I first read excerpts of Colette’s Sido in my IB French class in 2007, so when the recent biopic starring Keira Knightley and produced by Wash Westmoreland came out, I knew that I had to see it. Colette was one of the most prolific French writers of the early twentieth century, well known for her direct and personal prose. Film critics almost uniformly agree that although the narrative is neatly woven, the film flattens the impact of Colette’s radical legacy. It only covers a decade and a half of Colette’s life, from her marriage to Willy (Henry Gauthier-Villars) in 1893 until their divorce in 1910. This leaves out a significant portion of her literary output, her Nobel Prize nomination in 1948, and the final years of her life as the President of the Goncourt Academy (which awards the equivalent of the Pulitzer Prize). Despite these limitations, the film holds its own as a biopic of an influential French woman writer and an important historical account of fin-de-siècle gender nonconformity and bisexuality. But perhaps the most interesting aspects of the film are its briefly explored colonial contours.
As a biopic, Colette is concerned with providing a narrative for the writer’s life, entourage, and cultural impact. However, one of the more significant details left out of the film is the backstory of Colette’s mother, Adèle Eugénie Sidonie, usually referred to as “Sido.” Colette’s parents make a few appearances in the film, and we learn that her father lost his leg in the Franco-Austrian war. Her mother’s past, however, is largely a mystery. In fact, Colette’s maternal family is rooted in Martinique. Her ancestor Pierre Landois, from the region of Champagne, went to the Caribbean colony of Martinique in the 1660s to work as an indentured laborer in the sugar cane fields.1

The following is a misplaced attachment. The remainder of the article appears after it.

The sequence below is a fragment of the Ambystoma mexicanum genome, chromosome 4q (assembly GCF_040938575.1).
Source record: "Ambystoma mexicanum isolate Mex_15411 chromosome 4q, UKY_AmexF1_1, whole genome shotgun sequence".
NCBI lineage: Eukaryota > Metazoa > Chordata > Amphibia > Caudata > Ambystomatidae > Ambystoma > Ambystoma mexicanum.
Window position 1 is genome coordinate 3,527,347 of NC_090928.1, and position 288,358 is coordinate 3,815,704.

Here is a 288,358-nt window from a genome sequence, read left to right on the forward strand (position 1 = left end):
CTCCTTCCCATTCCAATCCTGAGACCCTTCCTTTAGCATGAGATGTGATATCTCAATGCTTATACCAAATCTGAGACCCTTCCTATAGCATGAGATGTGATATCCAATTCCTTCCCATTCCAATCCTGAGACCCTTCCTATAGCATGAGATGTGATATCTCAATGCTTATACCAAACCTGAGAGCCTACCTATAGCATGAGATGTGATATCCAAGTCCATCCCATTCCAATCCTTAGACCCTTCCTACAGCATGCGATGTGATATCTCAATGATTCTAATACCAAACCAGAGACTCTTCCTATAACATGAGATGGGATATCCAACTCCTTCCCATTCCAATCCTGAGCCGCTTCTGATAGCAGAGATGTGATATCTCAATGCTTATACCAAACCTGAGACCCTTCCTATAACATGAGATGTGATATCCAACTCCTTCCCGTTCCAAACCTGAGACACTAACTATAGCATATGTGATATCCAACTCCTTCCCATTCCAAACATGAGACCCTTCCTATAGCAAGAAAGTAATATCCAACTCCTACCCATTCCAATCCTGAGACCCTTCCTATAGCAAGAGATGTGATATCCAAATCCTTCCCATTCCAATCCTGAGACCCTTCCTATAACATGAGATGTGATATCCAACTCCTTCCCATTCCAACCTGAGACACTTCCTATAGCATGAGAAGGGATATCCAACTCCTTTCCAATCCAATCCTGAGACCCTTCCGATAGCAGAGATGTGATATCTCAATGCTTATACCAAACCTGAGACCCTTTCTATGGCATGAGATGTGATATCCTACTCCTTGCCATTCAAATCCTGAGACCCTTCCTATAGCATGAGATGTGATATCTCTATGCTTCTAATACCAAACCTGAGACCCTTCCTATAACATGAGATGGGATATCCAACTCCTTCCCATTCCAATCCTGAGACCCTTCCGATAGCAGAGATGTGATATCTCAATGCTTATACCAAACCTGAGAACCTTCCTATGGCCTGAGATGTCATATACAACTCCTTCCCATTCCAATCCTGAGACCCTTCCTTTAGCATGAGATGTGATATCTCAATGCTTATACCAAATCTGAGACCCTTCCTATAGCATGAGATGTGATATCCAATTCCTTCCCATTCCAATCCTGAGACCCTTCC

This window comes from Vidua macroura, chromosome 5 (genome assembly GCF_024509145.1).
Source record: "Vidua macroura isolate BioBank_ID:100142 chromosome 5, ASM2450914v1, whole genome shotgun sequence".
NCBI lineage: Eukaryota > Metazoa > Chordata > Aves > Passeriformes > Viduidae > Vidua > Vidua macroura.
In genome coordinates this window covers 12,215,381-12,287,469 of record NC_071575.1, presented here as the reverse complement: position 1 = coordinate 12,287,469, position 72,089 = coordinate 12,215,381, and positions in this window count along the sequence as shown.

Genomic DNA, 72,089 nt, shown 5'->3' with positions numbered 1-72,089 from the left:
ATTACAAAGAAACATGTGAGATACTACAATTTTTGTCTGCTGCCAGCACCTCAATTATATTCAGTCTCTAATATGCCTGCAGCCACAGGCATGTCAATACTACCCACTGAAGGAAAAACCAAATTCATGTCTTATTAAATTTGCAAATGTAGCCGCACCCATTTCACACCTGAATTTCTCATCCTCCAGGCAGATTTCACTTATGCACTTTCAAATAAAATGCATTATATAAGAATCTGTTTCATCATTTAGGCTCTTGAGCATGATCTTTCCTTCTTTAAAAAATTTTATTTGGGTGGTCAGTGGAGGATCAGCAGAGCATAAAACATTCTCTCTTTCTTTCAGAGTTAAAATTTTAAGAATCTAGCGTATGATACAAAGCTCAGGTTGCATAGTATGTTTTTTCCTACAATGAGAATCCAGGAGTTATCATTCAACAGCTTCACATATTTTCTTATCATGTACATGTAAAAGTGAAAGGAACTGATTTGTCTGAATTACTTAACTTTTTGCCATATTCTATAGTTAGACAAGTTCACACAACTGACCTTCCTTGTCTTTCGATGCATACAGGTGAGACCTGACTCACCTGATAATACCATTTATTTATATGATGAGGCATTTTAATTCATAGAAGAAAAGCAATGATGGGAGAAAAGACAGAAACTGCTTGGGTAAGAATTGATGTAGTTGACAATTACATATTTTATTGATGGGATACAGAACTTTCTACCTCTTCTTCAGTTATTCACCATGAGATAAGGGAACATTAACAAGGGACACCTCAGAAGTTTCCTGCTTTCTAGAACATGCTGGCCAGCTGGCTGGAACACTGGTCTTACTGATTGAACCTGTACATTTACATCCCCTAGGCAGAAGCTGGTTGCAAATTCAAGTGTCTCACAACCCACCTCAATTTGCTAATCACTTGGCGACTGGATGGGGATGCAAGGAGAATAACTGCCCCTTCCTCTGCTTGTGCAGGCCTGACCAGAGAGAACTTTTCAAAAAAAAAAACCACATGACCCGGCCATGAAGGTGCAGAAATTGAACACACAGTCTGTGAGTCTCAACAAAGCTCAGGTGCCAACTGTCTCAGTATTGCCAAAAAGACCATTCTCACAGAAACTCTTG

By 1680, the Landois had established a plantation in the Caribbean, and the family possessed twenty-six enslaved people — nine men, eleven women, and six children.2 The exclusion of Sido’s familial past means that the film almost entirely leaves out the Americas. The film’s depiction of an extended sequence of sexual encounters between Georgie Raoul-Duval, a “wayward debutante from Louisiana,” and Colette and her husband Willy (Dominic West), demonstrate that the film is more invested in exploring Colette’s sexuality than providing a deep-dive into her familial past as it relates to the colonial Americas.
Earlier in the film, Willy and Colette are tasked with casting the theatrical première of Colette’s first novel, Claudine à Paris (Claudine in Paris), in Paris in 1902. After listening to a few drab versions of the first lines of Claudine à l’école read by numerous women, an actor named Polaire (Aiysha Hart) enters the theater and introduces herself as the “real Claudine.” Willy describes her as the “pride of Algiers,” calling attention to French settler colonialism in the Maghreb throughout the nineteenth century. Born in Agha, Algiers in 1874 Polaire made her way to Paris at fourteen to join her brother, who was an actor.3